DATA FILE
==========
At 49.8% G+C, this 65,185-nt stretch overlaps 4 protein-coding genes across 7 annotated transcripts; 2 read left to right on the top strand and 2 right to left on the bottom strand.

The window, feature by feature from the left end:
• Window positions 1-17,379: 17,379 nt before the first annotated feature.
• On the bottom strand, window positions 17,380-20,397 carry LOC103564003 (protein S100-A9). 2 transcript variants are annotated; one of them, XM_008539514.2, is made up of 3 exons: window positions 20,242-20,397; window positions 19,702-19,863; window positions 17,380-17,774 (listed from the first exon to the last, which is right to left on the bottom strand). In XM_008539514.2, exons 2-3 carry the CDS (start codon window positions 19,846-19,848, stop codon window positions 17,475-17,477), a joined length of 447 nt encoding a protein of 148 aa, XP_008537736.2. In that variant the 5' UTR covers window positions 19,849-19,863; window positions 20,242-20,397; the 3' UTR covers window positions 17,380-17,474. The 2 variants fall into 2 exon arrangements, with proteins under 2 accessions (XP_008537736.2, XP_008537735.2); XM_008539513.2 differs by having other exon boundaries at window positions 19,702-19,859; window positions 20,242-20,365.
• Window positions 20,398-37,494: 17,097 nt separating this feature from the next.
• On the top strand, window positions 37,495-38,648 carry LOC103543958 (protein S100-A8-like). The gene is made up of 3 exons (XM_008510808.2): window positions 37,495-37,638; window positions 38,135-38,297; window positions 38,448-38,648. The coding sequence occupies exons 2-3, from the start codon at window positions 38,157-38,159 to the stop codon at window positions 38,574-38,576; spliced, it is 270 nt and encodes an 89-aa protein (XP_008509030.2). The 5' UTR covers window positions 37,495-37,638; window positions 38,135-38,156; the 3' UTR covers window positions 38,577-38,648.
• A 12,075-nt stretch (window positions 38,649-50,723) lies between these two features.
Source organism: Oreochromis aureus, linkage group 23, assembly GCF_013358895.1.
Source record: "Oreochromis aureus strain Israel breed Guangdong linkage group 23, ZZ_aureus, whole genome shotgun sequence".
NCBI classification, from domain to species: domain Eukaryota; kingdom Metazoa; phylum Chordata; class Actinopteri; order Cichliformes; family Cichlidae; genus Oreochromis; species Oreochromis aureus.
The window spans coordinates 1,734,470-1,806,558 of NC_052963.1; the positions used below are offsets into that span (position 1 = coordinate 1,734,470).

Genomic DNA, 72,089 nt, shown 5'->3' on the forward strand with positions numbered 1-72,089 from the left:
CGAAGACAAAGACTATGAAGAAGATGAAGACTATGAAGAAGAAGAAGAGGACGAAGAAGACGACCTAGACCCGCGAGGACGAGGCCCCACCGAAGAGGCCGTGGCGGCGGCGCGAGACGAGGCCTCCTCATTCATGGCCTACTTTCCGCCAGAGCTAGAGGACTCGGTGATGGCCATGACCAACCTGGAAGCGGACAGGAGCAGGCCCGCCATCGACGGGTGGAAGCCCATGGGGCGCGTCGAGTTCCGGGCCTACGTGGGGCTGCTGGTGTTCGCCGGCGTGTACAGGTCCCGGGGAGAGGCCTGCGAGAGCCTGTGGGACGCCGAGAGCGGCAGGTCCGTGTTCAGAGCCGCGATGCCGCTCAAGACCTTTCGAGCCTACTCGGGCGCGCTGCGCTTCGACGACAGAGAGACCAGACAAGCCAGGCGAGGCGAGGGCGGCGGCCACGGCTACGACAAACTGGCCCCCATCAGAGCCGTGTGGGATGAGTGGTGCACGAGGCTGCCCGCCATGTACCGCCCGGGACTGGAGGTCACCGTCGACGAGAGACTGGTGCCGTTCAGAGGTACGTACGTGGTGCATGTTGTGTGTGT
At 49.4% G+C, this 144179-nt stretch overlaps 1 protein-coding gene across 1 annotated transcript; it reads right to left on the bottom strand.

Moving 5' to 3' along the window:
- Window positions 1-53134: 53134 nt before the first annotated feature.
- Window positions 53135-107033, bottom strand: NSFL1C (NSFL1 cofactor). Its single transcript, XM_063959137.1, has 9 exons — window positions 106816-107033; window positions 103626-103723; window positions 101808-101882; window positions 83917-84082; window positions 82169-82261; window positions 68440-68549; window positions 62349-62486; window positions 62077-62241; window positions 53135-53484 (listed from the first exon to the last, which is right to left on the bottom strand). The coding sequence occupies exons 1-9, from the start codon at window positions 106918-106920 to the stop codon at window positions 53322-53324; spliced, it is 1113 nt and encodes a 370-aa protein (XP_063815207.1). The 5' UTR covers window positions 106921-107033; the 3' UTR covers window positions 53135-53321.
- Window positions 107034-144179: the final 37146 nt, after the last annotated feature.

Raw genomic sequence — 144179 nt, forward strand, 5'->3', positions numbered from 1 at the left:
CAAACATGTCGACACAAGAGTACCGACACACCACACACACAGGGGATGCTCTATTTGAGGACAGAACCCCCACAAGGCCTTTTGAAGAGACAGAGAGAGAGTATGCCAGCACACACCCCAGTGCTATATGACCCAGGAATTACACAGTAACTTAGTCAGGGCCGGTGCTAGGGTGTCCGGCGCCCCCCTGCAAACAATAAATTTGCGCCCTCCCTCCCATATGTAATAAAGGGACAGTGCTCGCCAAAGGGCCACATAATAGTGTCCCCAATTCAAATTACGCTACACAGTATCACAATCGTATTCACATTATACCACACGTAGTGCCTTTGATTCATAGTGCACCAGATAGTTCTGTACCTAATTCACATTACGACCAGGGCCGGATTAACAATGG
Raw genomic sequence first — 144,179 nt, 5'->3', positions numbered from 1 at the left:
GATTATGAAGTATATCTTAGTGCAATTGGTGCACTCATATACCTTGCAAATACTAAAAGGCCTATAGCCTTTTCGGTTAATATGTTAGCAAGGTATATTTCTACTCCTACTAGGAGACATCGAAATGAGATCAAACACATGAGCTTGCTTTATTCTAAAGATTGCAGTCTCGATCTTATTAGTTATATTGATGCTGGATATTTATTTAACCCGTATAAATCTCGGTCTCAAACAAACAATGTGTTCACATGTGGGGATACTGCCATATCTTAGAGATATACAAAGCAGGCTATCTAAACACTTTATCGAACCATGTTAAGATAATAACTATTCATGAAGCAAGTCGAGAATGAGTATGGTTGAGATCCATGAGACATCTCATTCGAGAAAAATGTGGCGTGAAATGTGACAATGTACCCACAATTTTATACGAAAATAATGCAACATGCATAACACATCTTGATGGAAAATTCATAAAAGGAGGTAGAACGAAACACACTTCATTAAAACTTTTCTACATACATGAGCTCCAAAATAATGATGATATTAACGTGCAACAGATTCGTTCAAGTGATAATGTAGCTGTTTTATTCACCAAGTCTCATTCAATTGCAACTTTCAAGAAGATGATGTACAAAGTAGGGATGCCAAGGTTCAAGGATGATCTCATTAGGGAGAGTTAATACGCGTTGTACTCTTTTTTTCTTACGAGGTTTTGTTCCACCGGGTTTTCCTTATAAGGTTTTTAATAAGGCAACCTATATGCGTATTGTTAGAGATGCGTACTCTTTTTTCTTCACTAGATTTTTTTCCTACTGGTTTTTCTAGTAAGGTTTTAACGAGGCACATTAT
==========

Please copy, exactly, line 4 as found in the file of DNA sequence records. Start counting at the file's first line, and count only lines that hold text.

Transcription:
• On the bottom strand, window positions 17,380-20,397 carry LOC103564003 (protein S100-A9). 2 transcript variants are annotated; one of them, XM_008539514.2, is made up of 3 exons: window positions 20,242-20,397; window positions 19,702-19,863; window positions 17,380-17,774 (listed from the first exon to the last, which is right to left on the bottom strand). In XM_008539514.2, exons 2-3 carry the CDS (start codon window positions 19,846-19,848, stop codon window positions 17,475-17,477), a joined length of 447 nt encoding a protein of 148 aa, XP_008537736.2. In that variant the 5' UTR covers window positions 19,849-19,863; window positions 20,242-20,397; the 3' UTR covers window positions 17,380-17,474. The 2 variants fall into 2 exon arrangements, with proteins under 2 accessions (XP_008537736.2, XP_008537735.2); XM_008539513.2 differs by having other exon boundaries at window positions 19,702-19,859; window positions 20,242-20,365.